By Morf Morford, Tacoma Daily Index
Fall, autumn or whatever you want to call it, brings us to the time of year when there is no denying that it is here.
The shift in seasons means different things for different people. And different places. But it means one thing, above all, for every one of us; change.
For those of us in the Northern Hemisphere, days get noticeably shorter, and cooler, leaves change colors, what most of us wear on a daily basis changes and what most of us do shifts dramatically.
Taking a cue from the rotation of the earth, we humans often take fall, or the school year, as a time, at least in some categories, of new beginnings, from the renewal of the school year to social gatherings wrapped around warm events (and drinks). Fall, unlike most other seasons, is similar to New Year’s in terms of reflection and re-framing priorities and directions to be taken in the future.
What is that country’s name?
Like software companies such as Meta (formerly known as Facebook) and X (formerly known as Twitter), some nations are deciding that now is the time to change their publicly recognized and familiar names.
At the G20 summit in September, the Prime minister of India sat with a placard reading Bharat, a Sanskrit name, not only linked to the nation’s history, but a clear break from their colonial-era names and identity. And, of course, their place on the world stage. Invitations to an accompanying dinner came from “The President of Bharat,” fueling speculation that an official name change may happen. The constitution of India states the name of the country as “India, that is Bharat”.
India/Bharat is not the first to do this. Many nations around the world have once had one name and currently (for most of us) have another name. Sri Lanka was once known as Ceylon. Thailand was previously known as Siam, Myanmar was known as Burma, Iran was Persia and Zimbabwe was formerly known as Rhodesia, among many others.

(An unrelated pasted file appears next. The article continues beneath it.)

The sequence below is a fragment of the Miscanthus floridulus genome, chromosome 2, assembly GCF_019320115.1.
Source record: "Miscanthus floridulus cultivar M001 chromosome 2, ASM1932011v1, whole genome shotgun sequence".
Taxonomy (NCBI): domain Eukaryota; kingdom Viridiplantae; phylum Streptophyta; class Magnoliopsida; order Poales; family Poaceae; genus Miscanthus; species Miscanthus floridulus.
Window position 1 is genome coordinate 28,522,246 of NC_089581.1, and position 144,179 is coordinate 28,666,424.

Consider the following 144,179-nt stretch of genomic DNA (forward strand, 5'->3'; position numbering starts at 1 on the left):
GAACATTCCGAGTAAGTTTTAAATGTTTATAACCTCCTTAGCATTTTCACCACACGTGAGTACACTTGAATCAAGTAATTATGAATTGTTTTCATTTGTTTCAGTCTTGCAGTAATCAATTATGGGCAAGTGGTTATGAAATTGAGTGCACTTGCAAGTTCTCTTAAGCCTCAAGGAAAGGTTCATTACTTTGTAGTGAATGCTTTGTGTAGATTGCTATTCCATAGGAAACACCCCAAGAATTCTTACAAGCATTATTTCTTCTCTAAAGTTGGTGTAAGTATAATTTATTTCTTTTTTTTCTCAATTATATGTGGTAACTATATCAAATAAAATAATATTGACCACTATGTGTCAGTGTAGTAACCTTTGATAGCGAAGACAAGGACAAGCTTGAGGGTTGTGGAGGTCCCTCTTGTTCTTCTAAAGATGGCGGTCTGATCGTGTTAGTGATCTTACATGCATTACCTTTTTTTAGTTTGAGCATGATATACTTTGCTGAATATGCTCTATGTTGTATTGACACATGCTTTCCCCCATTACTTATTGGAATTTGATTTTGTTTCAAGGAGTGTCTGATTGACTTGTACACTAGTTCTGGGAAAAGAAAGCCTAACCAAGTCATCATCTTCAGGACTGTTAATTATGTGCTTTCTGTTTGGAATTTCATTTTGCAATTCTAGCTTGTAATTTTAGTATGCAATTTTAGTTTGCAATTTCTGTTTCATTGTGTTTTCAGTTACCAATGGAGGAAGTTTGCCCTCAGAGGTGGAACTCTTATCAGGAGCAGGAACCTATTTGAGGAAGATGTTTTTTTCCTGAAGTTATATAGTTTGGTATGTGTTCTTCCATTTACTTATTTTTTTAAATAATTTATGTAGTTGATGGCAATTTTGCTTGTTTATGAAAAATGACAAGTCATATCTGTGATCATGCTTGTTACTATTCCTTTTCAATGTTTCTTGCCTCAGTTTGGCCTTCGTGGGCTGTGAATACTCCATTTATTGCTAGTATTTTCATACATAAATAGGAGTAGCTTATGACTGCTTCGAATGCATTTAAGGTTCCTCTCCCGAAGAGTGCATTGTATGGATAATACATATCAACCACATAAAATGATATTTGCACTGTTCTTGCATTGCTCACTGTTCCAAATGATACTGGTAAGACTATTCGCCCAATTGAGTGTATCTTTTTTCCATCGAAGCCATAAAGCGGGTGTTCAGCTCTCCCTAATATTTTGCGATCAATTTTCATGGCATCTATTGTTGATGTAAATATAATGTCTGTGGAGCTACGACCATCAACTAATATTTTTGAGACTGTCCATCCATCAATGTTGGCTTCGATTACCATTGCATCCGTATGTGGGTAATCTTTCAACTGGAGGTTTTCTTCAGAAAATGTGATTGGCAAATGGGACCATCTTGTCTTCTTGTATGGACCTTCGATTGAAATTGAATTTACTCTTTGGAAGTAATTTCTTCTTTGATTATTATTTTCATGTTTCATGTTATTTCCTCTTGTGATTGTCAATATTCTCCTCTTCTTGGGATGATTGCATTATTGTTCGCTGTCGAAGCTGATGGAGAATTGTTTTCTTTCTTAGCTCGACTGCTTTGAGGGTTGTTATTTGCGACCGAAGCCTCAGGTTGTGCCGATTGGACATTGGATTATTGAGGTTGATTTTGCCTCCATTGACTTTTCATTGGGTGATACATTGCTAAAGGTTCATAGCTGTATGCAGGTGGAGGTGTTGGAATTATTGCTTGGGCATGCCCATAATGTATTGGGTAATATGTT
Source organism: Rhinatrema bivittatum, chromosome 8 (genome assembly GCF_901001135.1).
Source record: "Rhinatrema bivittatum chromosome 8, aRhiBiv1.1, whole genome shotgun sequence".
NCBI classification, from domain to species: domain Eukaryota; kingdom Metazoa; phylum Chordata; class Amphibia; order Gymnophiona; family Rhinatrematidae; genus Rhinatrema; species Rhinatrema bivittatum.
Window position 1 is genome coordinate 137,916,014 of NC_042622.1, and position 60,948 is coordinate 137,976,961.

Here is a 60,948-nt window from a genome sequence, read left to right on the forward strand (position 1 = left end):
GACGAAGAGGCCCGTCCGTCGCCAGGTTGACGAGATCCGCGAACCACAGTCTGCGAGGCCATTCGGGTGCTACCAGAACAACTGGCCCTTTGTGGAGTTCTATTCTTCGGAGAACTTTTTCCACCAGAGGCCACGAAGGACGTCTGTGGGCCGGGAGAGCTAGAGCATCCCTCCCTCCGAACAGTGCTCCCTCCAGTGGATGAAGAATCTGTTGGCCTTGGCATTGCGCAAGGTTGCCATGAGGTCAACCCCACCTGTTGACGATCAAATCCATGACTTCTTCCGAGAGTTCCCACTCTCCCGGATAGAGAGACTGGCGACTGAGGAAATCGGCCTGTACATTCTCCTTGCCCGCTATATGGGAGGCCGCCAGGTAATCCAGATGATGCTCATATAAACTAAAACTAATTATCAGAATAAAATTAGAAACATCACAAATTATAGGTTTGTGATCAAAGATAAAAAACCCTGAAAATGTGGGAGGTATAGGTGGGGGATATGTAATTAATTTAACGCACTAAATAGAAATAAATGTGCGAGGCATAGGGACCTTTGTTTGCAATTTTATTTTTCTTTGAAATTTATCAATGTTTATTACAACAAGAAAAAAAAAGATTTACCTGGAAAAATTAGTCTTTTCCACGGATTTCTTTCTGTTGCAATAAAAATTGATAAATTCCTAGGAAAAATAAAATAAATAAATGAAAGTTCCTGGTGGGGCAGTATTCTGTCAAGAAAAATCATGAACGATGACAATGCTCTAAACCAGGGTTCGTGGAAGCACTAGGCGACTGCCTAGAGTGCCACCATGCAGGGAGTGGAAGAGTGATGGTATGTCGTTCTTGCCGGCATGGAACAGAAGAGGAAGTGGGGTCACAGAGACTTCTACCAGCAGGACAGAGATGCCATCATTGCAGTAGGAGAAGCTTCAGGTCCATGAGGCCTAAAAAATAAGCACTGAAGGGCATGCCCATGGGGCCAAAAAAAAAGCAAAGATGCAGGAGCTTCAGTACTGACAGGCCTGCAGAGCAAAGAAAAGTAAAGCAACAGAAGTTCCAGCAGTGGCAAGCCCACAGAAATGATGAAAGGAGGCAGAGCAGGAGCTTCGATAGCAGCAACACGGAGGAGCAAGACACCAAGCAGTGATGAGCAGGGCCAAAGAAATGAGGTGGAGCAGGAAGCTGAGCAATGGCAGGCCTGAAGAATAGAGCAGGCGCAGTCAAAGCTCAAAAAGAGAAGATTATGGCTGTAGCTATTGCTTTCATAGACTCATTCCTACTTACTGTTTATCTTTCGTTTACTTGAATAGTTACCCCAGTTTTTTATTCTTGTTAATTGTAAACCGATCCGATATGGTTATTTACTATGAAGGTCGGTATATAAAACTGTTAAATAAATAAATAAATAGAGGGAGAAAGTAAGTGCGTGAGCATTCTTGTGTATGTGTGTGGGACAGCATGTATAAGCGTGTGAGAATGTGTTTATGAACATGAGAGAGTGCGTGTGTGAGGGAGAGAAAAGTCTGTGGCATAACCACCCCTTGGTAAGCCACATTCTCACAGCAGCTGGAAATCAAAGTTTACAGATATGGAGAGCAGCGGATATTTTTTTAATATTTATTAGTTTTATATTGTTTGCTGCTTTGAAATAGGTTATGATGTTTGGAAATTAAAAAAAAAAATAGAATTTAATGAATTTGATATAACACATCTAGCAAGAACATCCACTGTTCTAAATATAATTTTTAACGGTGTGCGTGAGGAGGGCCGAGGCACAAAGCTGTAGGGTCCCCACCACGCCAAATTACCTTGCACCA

Like any product, name and brand recognition is how we present ourselves and negotiate our way in the world. Like individuals or corporations, countries make this decision when they are influenced by politics, nationalism or shifting identity-related branding factors. To put it simply, these changes have a significant impact on how the world sees and recognizes those nations.
New world organization
Besides names, entire collections of nations have been (and are becoming) realigned.
The organization formerly known as BRICS (Brazil, Russia, India, China and South Africa) have invited Argentina, Egypt, Ethiopia, Iran, Saudi Arabia and the United Arab Emirates to join the bloc. Full active membership will take effect on 1 January 2024. A new name for this new organization has not been officially announced, but using most of the letters, it could be something like one of these; SAUCERS, SCARABS, SCRIBES, RESCUES or SUBAREA.
Originally founded by Russia in 2009, BRICS is an economic response to a world order dominated by the United States and its Western allies – and, of course, the US dollar. BRICS is not a formal, official and binding multilateral organization like NATO, the United Nations, World Bank or the Organization of the Petroleum Exporting Countries (OPEC).
Over 40 countries (including the new candidates) have expressed interest in their pursuit of more development financing, and increased trade and investment. More than 60 countries from emerging markets and developing countries across Africa, Asia and Latin America attended a recent summit in Johannesburg. Combined, these nations hold more than half of the world population and a little more than half of the global economy- including many essential resources from gold to rare minerals.
Among other things, these nations want to reduce their dependence on the US currency for international trade.
In short, besides changing the names on maps, these name changes and these newly congealed identities will impact the value of the dollar, how we perceive other nations (and their intentions and priorities) and even, for some of us, new ways to define our ethnic heritage and identities. The value and centrality of the US dollar in the global marketplace will certainly change – when and by how much is far from certain.
Bundle up and buckle up, the changes are just beginning.